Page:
June 2013 Archives

The conclusion of the 10-part video series A Year at Mission Hill prompted one of its teachers, Kathy Klunis, to reflect on what she's learned along the way, and realize just how vital trust is to the process of creating a healthy school.

Have you watched the 10-part video series A Year at Mission Hill and thought, "That's great, but I can't do that in my school." Well, what if you could? Educator Kim Farris-Berg explains how.

Guest post by Zac Chase In his essay "I - Thou - It," David Hawkins describes the triangular relationship between the teacher, the student and the content of learning. He refers to that final piece as the "It" of education -- the larger themes of a unit and the key principles a school espouses and attempts to enact in a child's education. Throughout A Year at Mission Hill, much time has been spent examining the "How" of a school. From the importance of making learning real to the family structure Mission Hill wraps its community within, it could appear at ...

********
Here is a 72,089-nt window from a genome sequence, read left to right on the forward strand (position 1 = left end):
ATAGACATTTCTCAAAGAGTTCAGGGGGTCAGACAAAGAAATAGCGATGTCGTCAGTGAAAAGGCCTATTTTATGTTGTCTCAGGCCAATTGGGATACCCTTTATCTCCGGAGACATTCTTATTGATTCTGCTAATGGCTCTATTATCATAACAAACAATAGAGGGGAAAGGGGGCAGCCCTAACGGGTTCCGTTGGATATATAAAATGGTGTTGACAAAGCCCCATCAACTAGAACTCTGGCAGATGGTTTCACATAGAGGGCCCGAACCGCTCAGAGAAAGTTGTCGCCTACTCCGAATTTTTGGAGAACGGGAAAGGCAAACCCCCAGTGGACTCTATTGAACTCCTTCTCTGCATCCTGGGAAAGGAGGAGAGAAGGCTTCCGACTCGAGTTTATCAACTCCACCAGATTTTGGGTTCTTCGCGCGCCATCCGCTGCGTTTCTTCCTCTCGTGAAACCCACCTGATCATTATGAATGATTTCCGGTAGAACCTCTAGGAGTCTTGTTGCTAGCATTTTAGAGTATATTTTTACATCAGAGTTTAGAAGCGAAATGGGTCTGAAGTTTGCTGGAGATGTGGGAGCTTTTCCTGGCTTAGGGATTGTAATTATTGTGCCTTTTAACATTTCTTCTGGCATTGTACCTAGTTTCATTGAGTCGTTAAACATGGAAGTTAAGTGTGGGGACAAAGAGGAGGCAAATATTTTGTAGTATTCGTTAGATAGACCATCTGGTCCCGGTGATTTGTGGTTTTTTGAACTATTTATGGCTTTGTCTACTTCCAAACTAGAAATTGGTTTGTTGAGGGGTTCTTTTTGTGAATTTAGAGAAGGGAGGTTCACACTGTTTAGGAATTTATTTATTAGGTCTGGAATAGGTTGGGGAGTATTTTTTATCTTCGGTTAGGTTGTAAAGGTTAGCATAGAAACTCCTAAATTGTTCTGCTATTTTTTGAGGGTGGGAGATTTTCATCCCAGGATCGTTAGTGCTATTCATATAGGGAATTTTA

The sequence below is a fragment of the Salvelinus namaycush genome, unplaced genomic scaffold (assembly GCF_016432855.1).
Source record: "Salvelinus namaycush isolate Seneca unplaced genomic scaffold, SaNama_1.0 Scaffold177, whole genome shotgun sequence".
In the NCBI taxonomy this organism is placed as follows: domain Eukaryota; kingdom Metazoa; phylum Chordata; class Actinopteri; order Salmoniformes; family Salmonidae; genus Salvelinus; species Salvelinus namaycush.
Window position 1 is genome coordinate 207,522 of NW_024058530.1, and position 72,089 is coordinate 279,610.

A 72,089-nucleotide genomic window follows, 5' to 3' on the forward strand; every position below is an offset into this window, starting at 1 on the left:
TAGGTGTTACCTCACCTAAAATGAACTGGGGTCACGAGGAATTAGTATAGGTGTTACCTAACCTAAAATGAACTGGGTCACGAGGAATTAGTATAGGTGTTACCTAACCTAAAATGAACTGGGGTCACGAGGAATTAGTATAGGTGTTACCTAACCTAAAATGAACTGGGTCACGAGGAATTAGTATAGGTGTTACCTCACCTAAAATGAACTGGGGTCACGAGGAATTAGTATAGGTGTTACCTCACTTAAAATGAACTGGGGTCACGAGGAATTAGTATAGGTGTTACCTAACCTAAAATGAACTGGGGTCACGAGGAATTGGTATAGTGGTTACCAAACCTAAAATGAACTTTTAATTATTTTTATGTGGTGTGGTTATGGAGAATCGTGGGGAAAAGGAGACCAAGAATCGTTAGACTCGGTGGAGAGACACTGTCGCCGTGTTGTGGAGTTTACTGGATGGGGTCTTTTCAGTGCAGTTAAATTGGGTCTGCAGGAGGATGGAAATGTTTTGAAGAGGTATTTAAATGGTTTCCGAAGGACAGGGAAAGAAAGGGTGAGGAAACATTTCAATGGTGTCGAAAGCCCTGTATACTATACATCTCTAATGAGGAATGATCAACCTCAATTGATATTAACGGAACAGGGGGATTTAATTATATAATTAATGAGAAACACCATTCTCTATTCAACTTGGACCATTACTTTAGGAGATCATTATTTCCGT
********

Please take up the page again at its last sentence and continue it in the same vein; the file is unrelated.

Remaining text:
For too many American children, Suzanne Collins' bestelling book The Hunger Games isn't just an interesting read; it's a disturbingly prescient description of the daily challenges they face.

Democracy rests on having respect for the judgment of ordinary people. And in the final chapter of the 10-part video series about the Mission Hill School in Boston, we're reminded that when you have faith in the capacity of ordinary people, they become capable of extraordinary things.

What central theories of education and learning are we seeing played out in real-time via the 10-part video series, A Year at Mission Hill? Doctoral student Zac Chase has some ideas.


Most Viewed on Education Week


Recent Comments